Public – Private Partnership (PPP) financing is a well-established mechanism used to finance infrastructure projects worldwide. A range of options for PPP implementation exist, and these should be explored by those with specialist knowledge to ascertain whether or not PPP is a suitable and viable vehicle for raising finance in the context of a Cambridge Light Rail system. At least intuitively, there seems merit in combining some public resources available through the GCP and Combined Authority with resources from the private sector, perhaps with investments from other institutions. Investments will be returned by the economic, environmental, educational, cultural and social benefits of the scheme, and different stakeholders might benefit in different ways. Failure to invest could see current vibrant growth weaken and wither as barriers to connectivity increase, and much we value about Cambridge placed at risk. It is worth noting that the Northern Line extension to Battersea mentioned above is being funded entirely through developer contributions, showing that major private investment in underground rail developments is feasible in some circumstances.
Recently there has been discussion of some form of congestion charge for Cambridge, and potentially this could discourage people from driving private vehicles into the City centre. Viable and practical alternatives to private vehicles are likely to play a key part in gaining public support for congestion charging. Indeed, it could be argued that a Light Rail system is a necessity in Cambridge to provide people with those practical alternatives to driving private cars.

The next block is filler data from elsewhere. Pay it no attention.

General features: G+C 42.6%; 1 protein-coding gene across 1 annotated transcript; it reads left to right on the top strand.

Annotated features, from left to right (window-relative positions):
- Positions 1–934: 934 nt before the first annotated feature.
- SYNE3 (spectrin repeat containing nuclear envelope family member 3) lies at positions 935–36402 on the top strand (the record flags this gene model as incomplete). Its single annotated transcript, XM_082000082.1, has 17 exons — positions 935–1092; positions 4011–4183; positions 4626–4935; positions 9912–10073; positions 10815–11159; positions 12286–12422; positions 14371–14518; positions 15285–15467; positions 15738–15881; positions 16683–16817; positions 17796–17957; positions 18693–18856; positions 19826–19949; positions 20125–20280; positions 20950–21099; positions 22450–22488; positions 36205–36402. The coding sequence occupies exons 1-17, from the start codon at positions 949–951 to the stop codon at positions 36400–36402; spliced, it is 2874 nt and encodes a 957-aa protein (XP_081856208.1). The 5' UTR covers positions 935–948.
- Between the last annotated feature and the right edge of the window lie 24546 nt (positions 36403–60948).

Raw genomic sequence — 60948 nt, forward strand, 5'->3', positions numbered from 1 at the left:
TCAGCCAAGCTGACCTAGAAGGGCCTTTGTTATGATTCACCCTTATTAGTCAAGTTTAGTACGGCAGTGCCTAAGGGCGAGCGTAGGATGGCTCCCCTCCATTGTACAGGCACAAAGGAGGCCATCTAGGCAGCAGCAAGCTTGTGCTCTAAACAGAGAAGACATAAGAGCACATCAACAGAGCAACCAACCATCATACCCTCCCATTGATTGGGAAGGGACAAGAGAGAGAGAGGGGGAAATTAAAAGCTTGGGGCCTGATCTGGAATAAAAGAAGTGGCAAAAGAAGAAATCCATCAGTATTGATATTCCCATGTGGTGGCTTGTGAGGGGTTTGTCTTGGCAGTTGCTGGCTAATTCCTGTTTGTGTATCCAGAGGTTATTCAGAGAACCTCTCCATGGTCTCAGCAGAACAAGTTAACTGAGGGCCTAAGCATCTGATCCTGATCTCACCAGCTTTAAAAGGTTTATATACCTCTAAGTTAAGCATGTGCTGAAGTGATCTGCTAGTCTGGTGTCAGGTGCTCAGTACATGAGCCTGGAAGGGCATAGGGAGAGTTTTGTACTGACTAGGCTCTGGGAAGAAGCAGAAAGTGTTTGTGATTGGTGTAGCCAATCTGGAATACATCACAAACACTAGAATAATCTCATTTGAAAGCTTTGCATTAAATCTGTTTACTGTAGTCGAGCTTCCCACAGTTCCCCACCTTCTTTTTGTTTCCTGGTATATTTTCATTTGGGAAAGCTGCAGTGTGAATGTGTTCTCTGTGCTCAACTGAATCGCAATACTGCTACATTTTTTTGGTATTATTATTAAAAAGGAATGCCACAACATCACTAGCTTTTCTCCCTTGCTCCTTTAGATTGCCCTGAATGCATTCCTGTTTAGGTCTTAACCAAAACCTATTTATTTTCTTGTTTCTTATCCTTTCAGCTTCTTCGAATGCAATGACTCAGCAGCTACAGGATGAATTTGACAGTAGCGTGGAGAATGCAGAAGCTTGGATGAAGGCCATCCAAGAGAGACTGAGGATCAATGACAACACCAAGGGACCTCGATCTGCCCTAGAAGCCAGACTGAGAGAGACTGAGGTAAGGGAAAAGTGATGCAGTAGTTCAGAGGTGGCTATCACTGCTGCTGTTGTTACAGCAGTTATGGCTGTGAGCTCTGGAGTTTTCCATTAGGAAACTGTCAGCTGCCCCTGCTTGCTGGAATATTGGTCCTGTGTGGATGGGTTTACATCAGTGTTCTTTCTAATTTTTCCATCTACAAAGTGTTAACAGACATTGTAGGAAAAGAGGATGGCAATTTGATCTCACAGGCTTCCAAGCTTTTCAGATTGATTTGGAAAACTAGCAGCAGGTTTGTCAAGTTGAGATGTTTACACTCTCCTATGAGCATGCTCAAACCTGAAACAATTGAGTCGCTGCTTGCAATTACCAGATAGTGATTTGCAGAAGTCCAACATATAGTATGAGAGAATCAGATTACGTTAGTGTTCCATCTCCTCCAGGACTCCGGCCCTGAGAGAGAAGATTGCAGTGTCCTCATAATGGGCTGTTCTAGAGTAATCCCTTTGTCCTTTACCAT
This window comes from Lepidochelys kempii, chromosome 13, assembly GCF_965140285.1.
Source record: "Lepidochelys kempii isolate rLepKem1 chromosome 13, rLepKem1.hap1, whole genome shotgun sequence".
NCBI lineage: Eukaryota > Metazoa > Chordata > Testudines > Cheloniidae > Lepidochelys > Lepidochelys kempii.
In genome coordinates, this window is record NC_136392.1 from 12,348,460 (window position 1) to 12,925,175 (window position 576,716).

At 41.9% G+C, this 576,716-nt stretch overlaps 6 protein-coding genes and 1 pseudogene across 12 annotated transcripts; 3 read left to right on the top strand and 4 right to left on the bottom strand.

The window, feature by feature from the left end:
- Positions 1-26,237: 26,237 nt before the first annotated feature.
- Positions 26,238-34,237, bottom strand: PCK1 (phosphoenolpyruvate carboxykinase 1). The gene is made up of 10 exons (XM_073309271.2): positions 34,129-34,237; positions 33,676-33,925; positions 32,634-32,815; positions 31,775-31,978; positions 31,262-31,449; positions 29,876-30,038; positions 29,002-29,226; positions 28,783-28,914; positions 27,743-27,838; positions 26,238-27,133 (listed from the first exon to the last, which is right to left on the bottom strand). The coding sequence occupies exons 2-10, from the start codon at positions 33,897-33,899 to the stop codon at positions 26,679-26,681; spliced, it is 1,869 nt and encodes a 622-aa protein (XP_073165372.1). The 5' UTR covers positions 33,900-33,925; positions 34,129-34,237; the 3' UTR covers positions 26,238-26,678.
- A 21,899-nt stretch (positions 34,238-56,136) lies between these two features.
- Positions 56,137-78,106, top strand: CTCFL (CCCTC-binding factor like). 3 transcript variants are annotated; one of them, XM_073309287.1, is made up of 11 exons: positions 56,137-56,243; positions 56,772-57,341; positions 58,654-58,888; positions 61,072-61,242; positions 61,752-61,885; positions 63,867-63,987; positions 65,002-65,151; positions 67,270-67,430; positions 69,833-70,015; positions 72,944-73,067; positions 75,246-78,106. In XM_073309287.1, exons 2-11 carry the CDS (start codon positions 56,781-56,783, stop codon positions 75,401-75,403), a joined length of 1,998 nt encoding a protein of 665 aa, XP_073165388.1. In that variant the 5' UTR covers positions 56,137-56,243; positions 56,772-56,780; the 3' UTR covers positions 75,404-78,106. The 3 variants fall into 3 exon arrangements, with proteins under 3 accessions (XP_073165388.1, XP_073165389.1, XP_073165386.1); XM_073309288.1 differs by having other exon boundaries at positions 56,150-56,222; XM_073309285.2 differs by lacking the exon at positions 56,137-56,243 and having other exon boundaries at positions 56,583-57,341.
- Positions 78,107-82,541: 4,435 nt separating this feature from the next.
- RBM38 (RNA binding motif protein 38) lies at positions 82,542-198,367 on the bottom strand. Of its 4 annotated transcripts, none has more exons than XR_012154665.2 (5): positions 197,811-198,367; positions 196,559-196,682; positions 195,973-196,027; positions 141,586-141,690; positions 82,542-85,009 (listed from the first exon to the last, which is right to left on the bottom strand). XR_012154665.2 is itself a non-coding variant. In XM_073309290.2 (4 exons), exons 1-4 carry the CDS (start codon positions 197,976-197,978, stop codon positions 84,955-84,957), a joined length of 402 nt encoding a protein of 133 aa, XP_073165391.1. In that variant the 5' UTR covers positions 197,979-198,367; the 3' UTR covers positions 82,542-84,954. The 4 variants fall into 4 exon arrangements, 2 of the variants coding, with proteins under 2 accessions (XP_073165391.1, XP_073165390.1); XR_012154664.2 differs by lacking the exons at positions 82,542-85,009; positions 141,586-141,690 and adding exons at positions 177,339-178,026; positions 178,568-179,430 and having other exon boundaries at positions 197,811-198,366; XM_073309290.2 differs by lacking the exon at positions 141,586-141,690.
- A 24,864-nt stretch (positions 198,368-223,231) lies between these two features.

Let us assume that the objectives of congestion charging are to a) reduce congestion, b) improve air quality and c) reduce the carbon footprint of commuter travel. A Cambridge Light Rail system may in itself be an effective way in which to deliver on those targets simply by achieving more widespread consumer adoption of public transport. In these circumstances, a congestion charge may not be needed to dissuade people from driving – people will choose public transport simply because it is faster, more reliable, more frequent and more convenient. Detailed appraisals of Light Rail may show that congestion charging in Cambridge is not necessarily the only way to achieve the stated objectives.
Giving people positive choices rather than beating them with sticks would receive a warmer welcome than congestion charging. On the other hand, some form of congestion charging, or alternatively perhaps employer parking fees, could be a means to help fund the public transport system needed. If that is the case, local residents may be more positive about paying if they see real and tangible benefits for their money. Support may not be as forthcoming, however, if residents see congestion charging as another means of revenue raising for wider government, particularly if they are faced with a public transport system that is inadequate and not fit-for-purpose.
Cambridge Connect has not evaluated proposals for congestion charging, and remains neutral on this issue until more detailed economic, social and environmental data emerge supporting or refuting this method as a means of demand management and / or infrastructure funding.
Fares from an operational Cambridge Light Rail line would raise revenue to operate the service, and perhaps pay back some of the up-front investment. Work on fare revenue remains to be undertaken, and is one of Cambridge Connect’s many priorities.